2. are others doping or engaging in practices flying very close to the wind? (JTL claiming yes)

          I don’t see the point of focusing on #1 in context of discussing #2

          • Sir Wiggo

            Yes 2 different issues:

            1. JTL is a doper. Unless you ask him. He still professes his innocence.

            2. Everyone knows that doping still exists in cycling.

            I don’t think we need to focus on point number 2 with a person of the ilk of point number 1.

            Michael Barry has already explained SKY’s use of Tramadol.

            • jules

              but Barry is also a doper, just like JTL?

              if you take cyber-crime as a case study for the value regulators place on intelligence offered by convicted crims (persons who have been found to have violated applicable regulations – criminal or sports doping) – they take a very different line to what you’re proposing. they place a high value on that intel, for 2 reasons:
              1. they are authoritative on the subject, and
              2. after being caught, they have less motivation to mislead the authorities than someone who is yet to be caught

              that doesn’t mean JTL should just be taken at his word. but I’d argue that his credibility is potentially higher than the large number of pros whose reputations are squeaky clean, but in reality are just yet to be caught and have a stronger incentive to spread the “it’s the new cycling, it’s much cleaner now, let’s move on” message. I’ll listen to JTL over them.

              • Sir Wiggo

                Barry is a doper.

                JTL is a doper.

                One has confessed, the other hasn’t.

                I have also said – in other posts – that I don’t doubt, for a moment, what JTL is saying is true.

                I just don’t need to hear from a guy, who in reality, isn’t that far removed from a Ricco. (Aside from the fact that obviously Ricco is Italian and JTL is English speaking, and hence is more credible.)

    • Wily_Quixote

      Tramadol isn’t doping. Whatever JTL has to say about tramadol ought to be taken at face value. It doesn’t mean that he is telling the truth but I do not see the connection and I do not think that comments by ex-dopers have any more or less veracity than any other athlete.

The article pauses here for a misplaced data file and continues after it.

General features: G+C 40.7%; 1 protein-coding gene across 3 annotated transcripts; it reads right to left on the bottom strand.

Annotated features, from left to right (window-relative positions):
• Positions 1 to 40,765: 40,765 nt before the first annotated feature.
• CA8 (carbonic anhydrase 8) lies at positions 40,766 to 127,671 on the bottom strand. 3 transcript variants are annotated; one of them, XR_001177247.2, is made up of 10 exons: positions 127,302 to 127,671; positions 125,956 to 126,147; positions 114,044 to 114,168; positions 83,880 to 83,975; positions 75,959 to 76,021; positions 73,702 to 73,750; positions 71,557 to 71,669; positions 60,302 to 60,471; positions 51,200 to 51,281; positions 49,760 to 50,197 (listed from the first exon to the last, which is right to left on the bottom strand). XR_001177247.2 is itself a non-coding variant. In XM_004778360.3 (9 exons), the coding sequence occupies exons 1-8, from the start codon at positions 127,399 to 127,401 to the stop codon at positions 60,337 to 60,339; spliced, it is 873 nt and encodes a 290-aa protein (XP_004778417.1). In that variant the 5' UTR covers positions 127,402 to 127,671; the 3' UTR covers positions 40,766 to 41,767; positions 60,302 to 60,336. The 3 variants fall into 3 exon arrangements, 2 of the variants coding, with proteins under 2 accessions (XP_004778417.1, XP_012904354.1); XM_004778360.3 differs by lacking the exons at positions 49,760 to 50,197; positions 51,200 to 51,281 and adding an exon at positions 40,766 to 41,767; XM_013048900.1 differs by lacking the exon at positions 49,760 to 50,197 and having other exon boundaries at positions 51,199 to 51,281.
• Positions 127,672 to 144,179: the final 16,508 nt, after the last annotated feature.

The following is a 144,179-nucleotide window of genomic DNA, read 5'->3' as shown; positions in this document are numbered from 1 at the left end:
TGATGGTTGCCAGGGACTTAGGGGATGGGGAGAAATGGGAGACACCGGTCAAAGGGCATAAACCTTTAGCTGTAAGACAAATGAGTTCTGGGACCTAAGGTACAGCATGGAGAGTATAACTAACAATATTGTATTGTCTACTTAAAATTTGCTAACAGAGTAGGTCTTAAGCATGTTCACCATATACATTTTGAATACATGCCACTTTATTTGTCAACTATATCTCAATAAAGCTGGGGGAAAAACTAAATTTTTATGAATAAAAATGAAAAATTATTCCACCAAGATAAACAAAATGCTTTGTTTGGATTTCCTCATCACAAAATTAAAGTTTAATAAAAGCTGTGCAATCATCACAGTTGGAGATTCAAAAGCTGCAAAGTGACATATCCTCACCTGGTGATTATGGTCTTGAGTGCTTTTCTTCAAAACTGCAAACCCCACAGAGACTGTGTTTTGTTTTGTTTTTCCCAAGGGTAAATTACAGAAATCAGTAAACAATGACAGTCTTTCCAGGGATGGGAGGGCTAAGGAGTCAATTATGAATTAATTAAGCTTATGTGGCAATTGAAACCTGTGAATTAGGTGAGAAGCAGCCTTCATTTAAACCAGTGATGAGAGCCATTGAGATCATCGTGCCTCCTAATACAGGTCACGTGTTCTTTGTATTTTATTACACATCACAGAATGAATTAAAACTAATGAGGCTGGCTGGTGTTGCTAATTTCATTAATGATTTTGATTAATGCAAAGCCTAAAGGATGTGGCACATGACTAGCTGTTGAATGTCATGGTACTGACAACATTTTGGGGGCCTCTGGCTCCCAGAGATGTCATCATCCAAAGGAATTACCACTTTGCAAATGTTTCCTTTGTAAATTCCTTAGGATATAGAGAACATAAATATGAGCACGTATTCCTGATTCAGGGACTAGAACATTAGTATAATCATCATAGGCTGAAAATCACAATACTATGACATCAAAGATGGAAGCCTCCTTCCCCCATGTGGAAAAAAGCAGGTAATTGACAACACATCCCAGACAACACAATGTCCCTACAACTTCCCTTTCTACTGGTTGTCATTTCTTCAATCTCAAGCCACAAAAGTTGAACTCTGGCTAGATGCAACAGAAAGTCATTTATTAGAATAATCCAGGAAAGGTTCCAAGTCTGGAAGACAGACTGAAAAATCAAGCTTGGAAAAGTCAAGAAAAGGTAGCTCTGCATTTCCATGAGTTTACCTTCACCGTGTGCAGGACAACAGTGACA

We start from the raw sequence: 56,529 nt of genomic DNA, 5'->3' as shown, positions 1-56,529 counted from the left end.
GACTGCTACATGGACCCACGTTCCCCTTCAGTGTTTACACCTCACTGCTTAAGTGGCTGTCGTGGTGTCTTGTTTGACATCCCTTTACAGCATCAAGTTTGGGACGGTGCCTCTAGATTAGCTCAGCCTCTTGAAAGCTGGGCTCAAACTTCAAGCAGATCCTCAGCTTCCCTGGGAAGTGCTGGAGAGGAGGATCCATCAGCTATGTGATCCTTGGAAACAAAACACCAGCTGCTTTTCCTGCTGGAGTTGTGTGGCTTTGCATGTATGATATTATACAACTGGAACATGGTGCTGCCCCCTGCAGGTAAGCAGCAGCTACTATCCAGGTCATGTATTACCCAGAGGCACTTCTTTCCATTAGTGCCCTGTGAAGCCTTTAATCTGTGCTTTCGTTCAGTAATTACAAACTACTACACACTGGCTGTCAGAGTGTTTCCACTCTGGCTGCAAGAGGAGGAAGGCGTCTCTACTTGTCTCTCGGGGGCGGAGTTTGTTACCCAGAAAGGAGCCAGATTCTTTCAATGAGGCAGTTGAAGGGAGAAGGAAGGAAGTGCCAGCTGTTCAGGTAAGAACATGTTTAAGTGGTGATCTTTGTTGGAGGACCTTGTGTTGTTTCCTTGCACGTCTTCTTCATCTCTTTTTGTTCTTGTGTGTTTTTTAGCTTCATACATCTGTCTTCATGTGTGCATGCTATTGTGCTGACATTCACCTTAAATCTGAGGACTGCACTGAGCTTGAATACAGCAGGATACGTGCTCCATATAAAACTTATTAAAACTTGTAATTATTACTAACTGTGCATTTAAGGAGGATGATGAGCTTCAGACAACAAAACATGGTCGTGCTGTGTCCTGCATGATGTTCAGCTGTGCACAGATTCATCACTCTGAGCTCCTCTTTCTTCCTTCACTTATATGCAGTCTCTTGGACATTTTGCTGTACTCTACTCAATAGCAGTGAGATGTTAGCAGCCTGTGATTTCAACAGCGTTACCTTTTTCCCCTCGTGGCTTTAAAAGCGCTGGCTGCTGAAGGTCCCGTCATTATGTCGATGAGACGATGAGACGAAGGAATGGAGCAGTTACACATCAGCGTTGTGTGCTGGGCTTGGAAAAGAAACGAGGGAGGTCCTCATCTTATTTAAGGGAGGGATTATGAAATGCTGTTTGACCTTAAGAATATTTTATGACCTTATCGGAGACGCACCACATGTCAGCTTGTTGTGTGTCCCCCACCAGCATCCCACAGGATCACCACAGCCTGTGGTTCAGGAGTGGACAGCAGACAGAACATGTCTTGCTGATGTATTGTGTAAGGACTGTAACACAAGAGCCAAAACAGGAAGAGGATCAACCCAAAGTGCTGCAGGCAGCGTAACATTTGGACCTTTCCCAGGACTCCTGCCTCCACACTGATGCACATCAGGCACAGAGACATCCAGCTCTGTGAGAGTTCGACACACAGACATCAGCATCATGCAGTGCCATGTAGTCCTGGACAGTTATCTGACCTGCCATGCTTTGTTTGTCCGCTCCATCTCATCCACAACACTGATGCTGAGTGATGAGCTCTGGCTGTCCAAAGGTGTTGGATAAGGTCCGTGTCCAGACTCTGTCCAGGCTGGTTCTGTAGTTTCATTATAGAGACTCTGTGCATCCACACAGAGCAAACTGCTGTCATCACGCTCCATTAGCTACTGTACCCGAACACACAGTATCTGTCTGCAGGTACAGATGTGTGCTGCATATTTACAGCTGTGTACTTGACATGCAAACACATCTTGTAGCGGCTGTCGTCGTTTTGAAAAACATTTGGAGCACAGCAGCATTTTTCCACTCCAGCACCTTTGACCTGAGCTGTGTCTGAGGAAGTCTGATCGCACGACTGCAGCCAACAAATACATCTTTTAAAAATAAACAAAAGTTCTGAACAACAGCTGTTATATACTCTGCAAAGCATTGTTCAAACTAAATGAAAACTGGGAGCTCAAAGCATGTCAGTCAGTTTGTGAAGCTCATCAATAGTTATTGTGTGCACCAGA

Any athlete may be/has been/could be a doper and all comments by athletes ought to be taken at face value and the comments should be examined on their own merit. Assuming ex-dopers are always liars about every issue goes a long way to promoting omerta.

      All you can do is point to potential bias in JTL’s comment and I am not convinced that their is any gain to be made by revealing mysterious tramadol pushers in the peleton.

      • Sir Wiggo

        Not saying JTL is lying. Just saying JTL is an unrepentant dope, who I don’t need to listen to.

  • Sir Wiggo
  • Bex

    Has anyone done an interview with Wiggle management lately, is it my perception or has the whole team changed dramatically. It seems all their big names are signing elsewhere and their DS was dropped/left mid season?

  • Timiji

    Not to turn the discussion away from doping, because … ok, it’s time, kinda… wasn’t WADA set up to be independent of, or at least arms length from, the IOC? So what is Tygart really after?

    • jules

      this get complex, so someone can correct me on details, but – WADA are not really an anti-doping body. they are an umbrella body that oversees the large range of WADA-accredited anti-doping bodies. these include:
      1. sports-based bodies (inc. the UCI for cycling)
      2. national anti-doping bodies (ASADA in Australia)

      then there is the IOC. I don’t believe the IOC conducts anti-doping tests, but it is responsible for co-ordinating how tests are to be done for the Olympics. I think this involves engaging national testers (e.g. Brazilians in Rio Olympics) and verifying that proper doping controls are being administered to athletes in IOC-accredited sports (athletics, etc. – which is why Russian athletics Olympians were banned).

      #1 and #2 are pretty hopeless, as:
      1. sports (the UCI) don’t want their athletes to be shown up as dopers